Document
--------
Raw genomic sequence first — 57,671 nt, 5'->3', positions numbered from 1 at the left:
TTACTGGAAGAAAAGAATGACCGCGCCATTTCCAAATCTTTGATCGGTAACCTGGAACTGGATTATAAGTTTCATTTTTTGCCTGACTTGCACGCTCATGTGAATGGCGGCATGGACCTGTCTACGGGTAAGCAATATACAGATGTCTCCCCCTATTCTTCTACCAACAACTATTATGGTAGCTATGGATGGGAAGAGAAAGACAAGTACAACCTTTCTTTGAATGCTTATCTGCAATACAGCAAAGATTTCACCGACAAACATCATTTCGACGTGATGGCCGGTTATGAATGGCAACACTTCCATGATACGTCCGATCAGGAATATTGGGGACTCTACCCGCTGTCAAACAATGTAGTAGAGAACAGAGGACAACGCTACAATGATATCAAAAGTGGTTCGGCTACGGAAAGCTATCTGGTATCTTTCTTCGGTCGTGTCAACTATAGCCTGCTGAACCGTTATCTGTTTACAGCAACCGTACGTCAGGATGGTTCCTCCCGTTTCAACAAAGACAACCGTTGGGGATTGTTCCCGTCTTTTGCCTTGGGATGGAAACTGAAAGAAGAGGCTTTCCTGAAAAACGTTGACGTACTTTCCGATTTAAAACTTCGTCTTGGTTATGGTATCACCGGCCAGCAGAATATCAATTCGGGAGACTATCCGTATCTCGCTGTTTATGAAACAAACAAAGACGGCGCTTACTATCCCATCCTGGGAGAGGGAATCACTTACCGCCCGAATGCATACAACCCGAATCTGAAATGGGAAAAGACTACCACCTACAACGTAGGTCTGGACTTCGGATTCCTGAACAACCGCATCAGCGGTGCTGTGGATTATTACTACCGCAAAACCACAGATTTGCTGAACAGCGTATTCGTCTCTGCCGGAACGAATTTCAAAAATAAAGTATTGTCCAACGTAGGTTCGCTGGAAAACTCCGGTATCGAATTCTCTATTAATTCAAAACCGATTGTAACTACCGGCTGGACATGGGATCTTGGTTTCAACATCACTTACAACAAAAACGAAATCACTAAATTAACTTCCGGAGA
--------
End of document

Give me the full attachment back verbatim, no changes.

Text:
Raw genomic sequence first — 57,671 nt, 5'->3', positions numbered from 1 at the left:
TTACTGGAAGAAAAGAATGACCGCGCCATTTCCAAATCTTTGATCGGTAACCTGGAACTGGATTATAAGTTTCATTTTTTGCCTGACTTGCACGCTCATGTGAATGGCGGCATGGACCTGTCTACGGGTAAGCAATATACAGATGTCTCCCCCTATTCTTCTACCAACAACTATTATGGTAGCTATGGATGGGAAGAGAAAGACAAGTACAACCTTTCTTTGAATGCTTATCTGCAATACAGCAAAGATTTCACCGACAAACATCATTTCGACGTGATGGCCGGTTATGAATGGCAACACTTCCATGATACGTCCGATCAGGAATATTGGGGACTCTACCCGCTGTCAAACAATGTAGTAGAGAACAGAGGACAACGCTACAATGATATCAAAAGTGGTTCGGCTACGGAAAGCTATCTGGTATCTTTCTTCGGTCGTGTCAACTATAGCCTGCTGAACCGTTATCTGTTTACAGCAACCGTACGTCAGGATGGTTCCTCCCGTTTCAACAAAGACAACCGTTGGGGATTGTTCCCGTCTTTTGCCTTGGGATGGAAACTGAAAGAAGAGGCTTTCCTGAAAAACGTTGACGTACTTTCCGATTTAAAACTTCGTCTTGGTTATGGTATCACCGGCCAGCAGAATATCAATTCGGGAGACTATCCGTATCTCGCTGTTTATGAAACAAACAAAGACGGCGCTTACTATCCCATCCTGGGAGAGGGAATCACTTACCGCCCGAATGCATACAACCCGAATCTGAAATGGGAAAAGACTACCACCTACAACGTAGGTCTGGACTTCGGATTCCTGAACAACCGCATCAGCGGTGCTGTGGATTATTACTACCGCAAAACCACAGATTTGCTGAACAGCGTATTCGTCTCTGCCGGAACGAATTTCAAAAATAAAGTATTGTCCAACGTAGGTTCGCTGGAAAACTCCGGTATCGAATTCTCTATTAATTCAAAACCGATTGTAACTACCGGCTGGACATGGGATCTTGGTTTCAACATCACTTACAACAAAAACGAAATCACTAAATTAACTTCCGGAGA